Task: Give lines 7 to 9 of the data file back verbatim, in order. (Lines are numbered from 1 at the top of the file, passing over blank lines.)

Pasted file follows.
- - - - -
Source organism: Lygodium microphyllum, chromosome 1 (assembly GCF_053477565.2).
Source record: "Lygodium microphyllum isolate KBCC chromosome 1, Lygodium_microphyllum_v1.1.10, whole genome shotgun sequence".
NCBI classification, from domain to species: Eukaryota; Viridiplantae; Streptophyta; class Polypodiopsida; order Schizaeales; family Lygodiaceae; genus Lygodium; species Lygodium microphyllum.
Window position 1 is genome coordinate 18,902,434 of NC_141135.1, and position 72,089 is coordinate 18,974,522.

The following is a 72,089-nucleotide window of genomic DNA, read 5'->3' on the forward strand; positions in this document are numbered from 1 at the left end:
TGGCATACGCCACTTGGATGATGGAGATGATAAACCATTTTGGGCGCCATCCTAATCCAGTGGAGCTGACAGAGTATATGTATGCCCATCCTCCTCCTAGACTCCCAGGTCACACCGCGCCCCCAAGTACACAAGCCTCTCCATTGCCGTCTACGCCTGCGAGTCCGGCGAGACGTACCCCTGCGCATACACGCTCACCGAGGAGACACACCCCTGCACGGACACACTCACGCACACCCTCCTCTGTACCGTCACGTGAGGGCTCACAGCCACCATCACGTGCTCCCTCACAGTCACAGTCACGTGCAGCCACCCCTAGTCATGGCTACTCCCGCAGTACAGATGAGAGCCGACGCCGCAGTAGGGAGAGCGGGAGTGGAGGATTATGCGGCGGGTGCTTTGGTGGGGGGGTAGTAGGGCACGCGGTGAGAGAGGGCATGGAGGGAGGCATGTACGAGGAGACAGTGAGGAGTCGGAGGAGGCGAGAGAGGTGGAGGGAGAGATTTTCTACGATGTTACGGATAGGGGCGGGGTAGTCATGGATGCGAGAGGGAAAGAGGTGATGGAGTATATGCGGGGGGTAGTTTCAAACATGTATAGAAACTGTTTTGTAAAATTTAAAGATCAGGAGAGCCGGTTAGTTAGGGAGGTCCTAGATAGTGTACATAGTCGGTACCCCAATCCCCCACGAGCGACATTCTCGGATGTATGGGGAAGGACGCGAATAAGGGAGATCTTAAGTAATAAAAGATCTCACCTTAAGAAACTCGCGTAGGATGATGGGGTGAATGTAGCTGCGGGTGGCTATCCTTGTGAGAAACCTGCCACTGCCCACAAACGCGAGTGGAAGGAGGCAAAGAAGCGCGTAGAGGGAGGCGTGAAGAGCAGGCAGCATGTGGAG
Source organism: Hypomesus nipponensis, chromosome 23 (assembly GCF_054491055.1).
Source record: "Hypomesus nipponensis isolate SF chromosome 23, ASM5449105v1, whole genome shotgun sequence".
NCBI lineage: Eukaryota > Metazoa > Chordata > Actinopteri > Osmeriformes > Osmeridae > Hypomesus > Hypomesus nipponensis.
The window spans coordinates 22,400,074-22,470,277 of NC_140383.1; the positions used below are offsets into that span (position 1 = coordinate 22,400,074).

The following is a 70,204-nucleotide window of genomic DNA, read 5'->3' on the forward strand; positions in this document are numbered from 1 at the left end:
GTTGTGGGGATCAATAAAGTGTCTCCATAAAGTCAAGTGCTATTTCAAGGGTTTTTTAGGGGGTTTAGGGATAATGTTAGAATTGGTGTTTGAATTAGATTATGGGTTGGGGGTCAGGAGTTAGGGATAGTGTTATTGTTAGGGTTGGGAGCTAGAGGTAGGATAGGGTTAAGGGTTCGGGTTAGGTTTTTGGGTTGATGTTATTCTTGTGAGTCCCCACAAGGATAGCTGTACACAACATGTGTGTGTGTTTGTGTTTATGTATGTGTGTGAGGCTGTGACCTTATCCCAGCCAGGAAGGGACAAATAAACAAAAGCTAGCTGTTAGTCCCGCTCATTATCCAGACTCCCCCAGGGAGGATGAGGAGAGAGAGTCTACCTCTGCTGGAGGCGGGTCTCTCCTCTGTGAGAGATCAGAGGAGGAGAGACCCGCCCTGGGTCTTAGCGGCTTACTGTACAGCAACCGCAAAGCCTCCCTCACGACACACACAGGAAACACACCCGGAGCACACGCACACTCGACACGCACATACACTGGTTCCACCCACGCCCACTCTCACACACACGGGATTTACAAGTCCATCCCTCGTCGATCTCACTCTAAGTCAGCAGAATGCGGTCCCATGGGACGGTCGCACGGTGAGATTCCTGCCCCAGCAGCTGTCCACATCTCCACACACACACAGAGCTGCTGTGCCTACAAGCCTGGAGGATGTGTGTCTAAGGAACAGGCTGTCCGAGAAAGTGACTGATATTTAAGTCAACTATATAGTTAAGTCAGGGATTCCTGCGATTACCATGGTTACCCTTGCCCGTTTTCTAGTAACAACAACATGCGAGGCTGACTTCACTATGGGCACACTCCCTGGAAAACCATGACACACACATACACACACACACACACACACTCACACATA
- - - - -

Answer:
Source organism: Hypomesus nipponensis, chromosome 23 (assembly GCF_054491055.1).
Source record: "Hypomesus nipponensis isolate SF chromosome 23, ASM5449105v1, whole genome shotgun sequence".
NCBI lineage: Eukaryota > Metazoa > Chordata > Actinopteri > Osmeriformes > Osmeridae > Hypomesus > Hypomesus nipponensis.